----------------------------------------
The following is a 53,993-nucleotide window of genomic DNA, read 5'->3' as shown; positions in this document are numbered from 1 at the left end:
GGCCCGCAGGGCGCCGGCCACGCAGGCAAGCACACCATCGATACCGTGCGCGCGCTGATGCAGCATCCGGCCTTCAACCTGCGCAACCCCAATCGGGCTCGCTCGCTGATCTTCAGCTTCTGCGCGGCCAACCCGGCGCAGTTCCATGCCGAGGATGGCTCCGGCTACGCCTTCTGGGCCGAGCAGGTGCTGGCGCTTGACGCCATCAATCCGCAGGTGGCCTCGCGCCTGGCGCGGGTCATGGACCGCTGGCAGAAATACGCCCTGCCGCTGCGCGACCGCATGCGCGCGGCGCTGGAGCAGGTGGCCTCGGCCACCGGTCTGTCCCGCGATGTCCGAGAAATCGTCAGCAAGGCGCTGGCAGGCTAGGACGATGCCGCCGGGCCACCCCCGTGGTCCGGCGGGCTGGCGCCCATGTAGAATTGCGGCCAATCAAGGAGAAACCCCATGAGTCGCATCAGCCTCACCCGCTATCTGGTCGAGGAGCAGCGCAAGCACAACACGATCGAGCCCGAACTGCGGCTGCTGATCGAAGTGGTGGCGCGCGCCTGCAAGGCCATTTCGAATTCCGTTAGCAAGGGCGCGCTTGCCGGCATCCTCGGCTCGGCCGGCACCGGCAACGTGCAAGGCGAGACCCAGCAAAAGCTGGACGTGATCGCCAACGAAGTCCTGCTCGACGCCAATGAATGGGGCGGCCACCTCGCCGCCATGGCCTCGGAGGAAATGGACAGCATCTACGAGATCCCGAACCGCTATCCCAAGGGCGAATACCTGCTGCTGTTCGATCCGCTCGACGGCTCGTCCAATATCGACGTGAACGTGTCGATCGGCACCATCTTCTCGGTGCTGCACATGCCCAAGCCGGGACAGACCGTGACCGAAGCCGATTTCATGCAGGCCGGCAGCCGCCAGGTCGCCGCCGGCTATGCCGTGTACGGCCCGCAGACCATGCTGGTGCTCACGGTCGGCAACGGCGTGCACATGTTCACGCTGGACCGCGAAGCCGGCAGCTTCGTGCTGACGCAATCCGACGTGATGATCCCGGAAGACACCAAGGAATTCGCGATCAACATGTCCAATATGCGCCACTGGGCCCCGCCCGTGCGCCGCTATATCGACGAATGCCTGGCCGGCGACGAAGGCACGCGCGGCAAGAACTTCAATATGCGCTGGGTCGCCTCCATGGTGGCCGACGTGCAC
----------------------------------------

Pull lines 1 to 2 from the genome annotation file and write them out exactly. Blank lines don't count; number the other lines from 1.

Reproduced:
The following is a 53,993-nucleotide window of genomic DNA, read 5'->3' as shown; positions in this document are numbered from 1 at the left end:
GGCCCGCAGGGCGCCGGCCACGCAGGCAAGCACACCATCGATACCGTGCGCGCGCTGATGCAGCATCCGGCCTTCAACCTGCGCAACCCCAATCGGGCTCGCTCGCTGATCTTCAGCTTCTGCGCGGCCAACCCGGCGCAGTTCCATGCCGAGGATGGCTCCGGCTACGCCTTCTGGGCCGAGCAGGTGCTGGCGCTTGACGCCATCAATCCGCAGGTGGCCTCGCGCCTGGCGCGGGTCATGGACCGCTGGCAGAAATACGCCCTGCCGCTGCGCGACCGCATGCGCGCGGCGCTGGAGCAGGTGGCCTCGGCCACCGGTCTGTCCCGCGATGTCCGAGAAATCGTCAGCAAGGCGCTGGCAGGCTAGGACGATGCCGCCGGGCCACCCCCGTGGTCCGGCGGGCTGGCGCCCATGTAGAATTGCGGCCAATCAAGGAGAAACCCCATGAGTCGCATCAGCCTCACCCGCTATCTGGTCGAGGAGCAGCGCAAGCACAACACGATCGAGCCCGAACTGCGGCTGCTGATCGAAGTGGTGGCGCGCGCCTGCAAGGCCATTTCGAATTCCGTTAGCAAGGGCGCGCTTGCCGGCATCCTCGGCTCGGCCGGCACCGGCAACGTGCAAGGCGAGACCCAGCAAAAGCTGGACGTGATCGCCAACGAAGTCCTGCTCGACGCCAATGAATGGGGCGGCCACCTCGCCGCCATGGCCTCGGAGGAAATGGACAGCATCTACGAGATCCCGAACCGCTATCCCAAGGGCGAATACCTGCTGCTGTTCGATCCGCTCGACGGCTCGTCCAATATCGACGTGAACGTGTCGATCGGCACCATCTTCTCGGTGCTGCACATGCCCAAGCCGGGACAGACCGTGACCGAAGCCGATTTCATGCAGGCCGGCAGCCGCCAGGTCGCCGCCGGCTATGCCGTGTACGGCCCGCAGACCATGCTGGTGCTCACGGTCGGCAACGGCGTGCACATGTTCACGCTGGACCGCGAAGCCGGCAGCTTCGTGCTGACGCAATCCGACGTGATGATCCCGGAAGACACCAAGGAATTCGCGATCAACATGTCCAATATGCGCCACTGGGCCCCGCCCGTGCGCCGCTATATCGACGAATGCCTGGCCGGCGACGAAGGCACGCGCGGCAAGAACTTCAATATGCGCTGGGTCGCCTCCATGGTGGCCGACGTGCAC